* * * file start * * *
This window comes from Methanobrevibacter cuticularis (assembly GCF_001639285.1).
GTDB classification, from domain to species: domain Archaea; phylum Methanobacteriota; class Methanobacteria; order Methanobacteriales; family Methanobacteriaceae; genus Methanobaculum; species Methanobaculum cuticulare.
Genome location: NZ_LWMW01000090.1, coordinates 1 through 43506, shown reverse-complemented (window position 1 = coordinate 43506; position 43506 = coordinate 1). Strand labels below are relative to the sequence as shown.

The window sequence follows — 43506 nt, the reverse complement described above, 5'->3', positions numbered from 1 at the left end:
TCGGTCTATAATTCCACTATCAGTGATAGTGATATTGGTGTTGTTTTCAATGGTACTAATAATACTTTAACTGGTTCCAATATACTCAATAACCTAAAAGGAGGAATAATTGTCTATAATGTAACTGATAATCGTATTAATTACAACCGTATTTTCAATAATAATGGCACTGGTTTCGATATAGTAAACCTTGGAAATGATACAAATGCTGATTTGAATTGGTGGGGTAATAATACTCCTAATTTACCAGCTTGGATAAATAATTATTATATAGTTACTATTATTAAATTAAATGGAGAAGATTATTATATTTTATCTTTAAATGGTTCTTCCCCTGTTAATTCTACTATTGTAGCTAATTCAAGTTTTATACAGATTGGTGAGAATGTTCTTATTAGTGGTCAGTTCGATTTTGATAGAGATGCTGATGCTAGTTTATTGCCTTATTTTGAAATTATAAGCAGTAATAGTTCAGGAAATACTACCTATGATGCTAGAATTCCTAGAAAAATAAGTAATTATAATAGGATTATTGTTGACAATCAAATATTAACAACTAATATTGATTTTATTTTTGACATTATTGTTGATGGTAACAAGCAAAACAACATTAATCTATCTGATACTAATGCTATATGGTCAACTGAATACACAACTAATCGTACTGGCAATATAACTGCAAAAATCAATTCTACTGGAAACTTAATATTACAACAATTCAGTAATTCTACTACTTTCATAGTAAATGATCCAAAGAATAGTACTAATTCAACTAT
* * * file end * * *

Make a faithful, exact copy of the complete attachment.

This window comes from Methanobrevibacter cuticularis (assembly GCF_001639285.1).
GTDB classification, from domain to species: domain Archaea; phylum Methanobacteriota; class Methanobacteria; order Methanobacteriales; family Methanobacteriaceae; genus Methanobaculum; species Methanobaculum cuticulare.
Genome location: NZ_LWMW01000090.1, coordinates 1 through 43506, shown reverse-complemented (window position 1 = coordinate 43506; position 43506 = coordinate 1). Strand labels below are relative to the sequence as shown.

The window sequence follows — 43506 nt, the reverse complement described above, 5'->3', positions numbered from 1 at the left end:
TCGGTCTATAATTCCACTATCAGTGATAGTGATATTGGTGTTGTTTTCAATGGTACTAATAATACTTTAACTGGTTCCAATATACTCAATAACCTAAAAGGAGGAATAATTGTCTATAATGTAACTGATAATCGTATTAATTACAACCGTATTTTCAATAATAATGGCACTGGTTTCGATATAGTAAACCTTGGAAATGATACAAATGCTGATTTGAATTGGTGGGGTAATAATACTCCTAATTTACCAGCTTGGATAAATAATTATTATATAGTTACTATTATTAAATTAAATGGAGAAGATTATTATATTTTATCTTTAAATGGTTCTTCCCCTGTTAATTCTACTATTGTAGCTAATTCAAGTTTTATACAGATTGGTGAGAATGTTCTTATTAGTGGTCAGTTCGATTTTGATAGAGATGCTGATGCTAGTTTATTGCCTTATTTTGAAATTATAAGCAGTAATAGTTCAGGAAATACTACCTATGATGCTAGAATTCCTAGAAAAATAAGTAATTATAATAGGATTATTGTTGACAATCAAATATTAACAACTAATATTGATTTTATTTTTGACATTATTGTTGATGGTAACAAGCAAAACAACATTAATCTATCTGATACTAATGCTATATGGTCAACTGAATACACAACTAATCGTACTGGCAATATAACTGCAAAAATCAATTCTACTGGAAACTTAATATTACAACAATTCAGTAATTCTACTACTTTCATAGTAAATGATCCAAAGAATAGTACTAATTCAACTAT